Alfonsin's start

He has come on with a swift determination unprecedented in recent Argentine history. In his first three weeks in office, Raul Alfonsin has tackled the military, then the unions, and now the economy in what one Buenos Aires daily calls ''our one last chance to get out of the mess we are in.'' There is an obvious euphoria in Argentina over the nation's return to democracy. But the tasks before Dr. Alfonsin are immense. He has wisely warned Argentines ''not to expect overnight solutions.''

Yet fast action is needed on a wide range of problems. The military's penchant for power must be curbed. For more than 50 years, it has repeatedly and arrogantly grabbed authority. In hopes of forestalling any future military action, Dr. Alfonsin swiftly retired most of the top-heavy corps of generals and admirals. He put curbs on military spending. He signed a law overturning the prior military government's amnesty decree of generals and police. And his government is seeking prosecution of many former officials for human rights violations during the past decade. Whether all this will keep the military from snuffing out his five-year presidential term, as it has all but one presidency during the past 50 years, remains to be seen.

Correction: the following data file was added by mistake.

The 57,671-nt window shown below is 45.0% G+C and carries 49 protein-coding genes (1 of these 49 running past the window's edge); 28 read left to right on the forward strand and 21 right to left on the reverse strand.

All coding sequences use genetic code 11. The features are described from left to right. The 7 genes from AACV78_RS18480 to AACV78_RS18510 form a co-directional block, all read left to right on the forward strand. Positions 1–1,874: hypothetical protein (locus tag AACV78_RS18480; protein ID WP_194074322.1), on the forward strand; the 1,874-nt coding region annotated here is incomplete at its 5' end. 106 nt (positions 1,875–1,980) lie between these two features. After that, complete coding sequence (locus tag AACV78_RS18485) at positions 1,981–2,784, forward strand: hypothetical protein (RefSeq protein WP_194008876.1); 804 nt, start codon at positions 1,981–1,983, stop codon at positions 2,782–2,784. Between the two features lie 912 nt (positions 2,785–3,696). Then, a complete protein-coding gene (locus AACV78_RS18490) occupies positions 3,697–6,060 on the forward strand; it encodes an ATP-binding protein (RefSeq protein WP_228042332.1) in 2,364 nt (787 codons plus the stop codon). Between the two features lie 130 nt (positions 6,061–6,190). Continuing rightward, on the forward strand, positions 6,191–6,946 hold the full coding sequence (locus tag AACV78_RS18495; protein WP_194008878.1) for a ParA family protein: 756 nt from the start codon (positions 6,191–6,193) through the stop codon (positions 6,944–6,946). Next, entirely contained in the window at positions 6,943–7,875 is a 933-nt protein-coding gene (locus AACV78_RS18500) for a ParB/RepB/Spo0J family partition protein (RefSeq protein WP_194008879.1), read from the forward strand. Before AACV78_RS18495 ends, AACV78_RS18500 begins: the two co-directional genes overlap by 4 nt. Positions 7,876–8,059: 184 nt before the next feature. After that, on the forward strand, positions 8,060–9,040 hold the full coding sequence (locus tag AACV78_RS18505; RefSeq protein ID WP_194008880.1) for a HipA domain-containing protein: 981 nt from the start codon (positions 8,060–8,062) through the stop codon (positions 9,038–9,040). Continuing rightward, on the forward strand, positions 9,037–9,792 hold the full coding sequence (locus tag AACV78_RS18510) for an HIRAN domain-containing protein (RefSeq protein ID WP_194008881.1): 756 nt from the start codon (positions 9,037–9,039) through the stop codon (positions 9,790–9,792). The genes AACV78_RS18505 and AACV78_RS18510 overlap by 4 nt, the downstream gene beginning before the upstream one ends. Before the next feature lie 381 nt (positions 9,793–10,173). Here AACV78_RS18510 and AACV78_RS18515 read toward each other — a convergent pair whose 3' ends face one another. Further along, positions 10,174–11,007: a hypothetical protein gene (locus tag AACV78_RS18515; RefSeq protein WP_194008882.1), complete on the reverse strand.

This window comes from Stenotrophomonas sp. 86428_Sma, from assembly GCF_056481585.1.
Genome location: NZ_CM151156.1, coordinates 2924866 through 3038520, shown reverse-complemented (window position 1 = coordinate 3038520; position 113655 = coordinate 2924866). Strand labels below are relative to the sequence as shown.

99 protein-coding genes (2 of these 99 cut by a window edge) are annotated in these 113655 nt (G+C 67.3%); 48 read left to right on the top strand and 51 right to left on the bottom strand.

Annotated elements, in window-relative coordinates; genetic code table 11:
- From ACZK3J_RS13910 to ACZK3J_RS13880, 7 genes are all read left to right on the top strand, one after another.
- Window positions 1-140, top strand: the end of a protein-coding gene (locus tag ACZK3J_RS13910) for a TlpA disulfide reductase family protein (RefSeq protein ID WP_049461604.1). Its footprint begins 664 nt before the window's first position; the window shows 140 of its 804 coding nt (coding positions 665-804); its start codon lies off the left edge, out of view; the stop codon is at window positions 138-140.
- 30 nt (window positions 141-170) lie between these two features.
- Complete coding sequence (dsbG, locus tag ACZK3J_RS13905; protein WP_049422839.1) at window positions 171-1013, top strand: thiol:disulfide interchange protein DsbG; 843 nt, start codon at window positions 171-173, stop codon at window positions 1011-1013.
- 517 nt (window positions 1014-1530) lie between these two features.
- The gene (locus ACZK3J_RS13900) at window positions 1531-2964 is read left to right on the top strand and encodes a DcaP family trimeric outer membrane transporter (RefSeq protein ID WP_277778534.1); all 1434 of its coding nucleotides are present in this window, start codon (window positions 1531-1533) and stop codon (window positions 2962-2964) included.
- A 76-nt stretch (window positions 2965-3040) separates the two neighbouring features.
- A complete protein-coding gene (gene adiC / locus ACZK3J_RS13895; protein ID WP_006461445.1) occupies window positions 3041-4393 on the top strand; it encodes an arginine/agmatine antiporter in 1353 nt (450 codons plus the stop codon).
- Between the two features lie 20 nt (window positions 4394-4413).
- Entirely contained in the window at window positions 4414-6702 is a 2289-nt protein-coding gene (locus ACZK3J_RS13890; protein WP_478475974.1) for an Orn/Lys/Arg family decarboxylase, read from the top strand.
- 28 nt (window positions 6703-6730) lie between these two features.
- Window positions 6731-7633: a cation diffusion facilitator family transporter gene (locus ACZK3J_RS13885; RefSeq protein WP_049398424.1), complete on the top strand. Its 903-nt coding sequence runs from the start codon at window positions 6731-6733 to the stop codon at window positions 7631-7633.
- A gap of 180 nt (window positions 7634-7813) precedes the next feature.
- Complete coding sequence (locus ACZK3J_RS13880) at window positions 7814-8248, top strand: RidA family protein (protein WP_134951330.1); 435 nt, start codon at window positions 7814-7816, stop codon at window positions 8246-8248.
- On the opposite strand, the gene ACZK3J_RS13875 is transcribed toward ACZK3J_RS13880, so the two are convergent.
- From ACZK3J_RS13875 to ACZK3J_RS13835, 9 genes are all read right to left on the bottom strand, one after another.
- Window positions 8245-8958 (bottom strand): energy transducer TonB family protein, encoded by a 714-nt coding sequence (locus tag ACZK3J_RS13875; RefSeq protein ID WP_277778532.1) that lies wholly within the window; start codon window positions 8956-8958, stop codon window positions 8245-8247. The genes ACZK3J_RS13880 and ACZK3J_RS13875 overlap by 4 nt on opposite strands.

Alfonsin has attacked the labor unions with equal vigor. He has proposed a union reform law that calls for immediate elections throughout Argentina's powerful network of labor unions from the lower levels up. The elections would be supervised by Argentina's electoral courts and are aimed at putting democracy to work in the unions. The plan would sharply curtail union power, and particularly the virtually unlimited power of labor leaders. Union officials are infuriated by the law and its implications. But Dr. Alfonsin has the support of Congress on the measure and the rank and file of labor appears to go along with it.

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Ahead: The new President plans to take on the church and promote social reform.

Meanwhile, straightening out the Argentine economy would be challenge enough. With inflation at 1,000 percent a year, a $40 billion foreign debt, and virtual economic chaos, there are no easy answers. Dr. Alfonsin has imposed price and wage controls and import restrictions. ''Austerity and sacrifice are the keynotes,'' his new economics minister says. But Argentines are not accustomed to living with either.

The new President must convince the Argentine people to accept a period of austerity. If he can do that, he may well get the Argentine nation back on an economic track that will allow it to fulfill its potential as one of the world's richest lands.

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